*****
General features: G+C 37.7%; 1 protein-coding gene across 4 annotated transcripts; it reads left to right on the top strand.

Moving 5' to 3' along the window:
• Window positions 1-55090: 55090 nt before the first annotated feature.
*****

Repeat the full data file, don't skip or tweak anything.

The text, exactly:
General features: G+C 37.7%; 1 protein-coding gene across 4 annotated transcripts; it reads left to right on the top strand.

Moving 5' to 3' along the window:
• Window positions 1-55090: 55090 nt before the first annotated feature.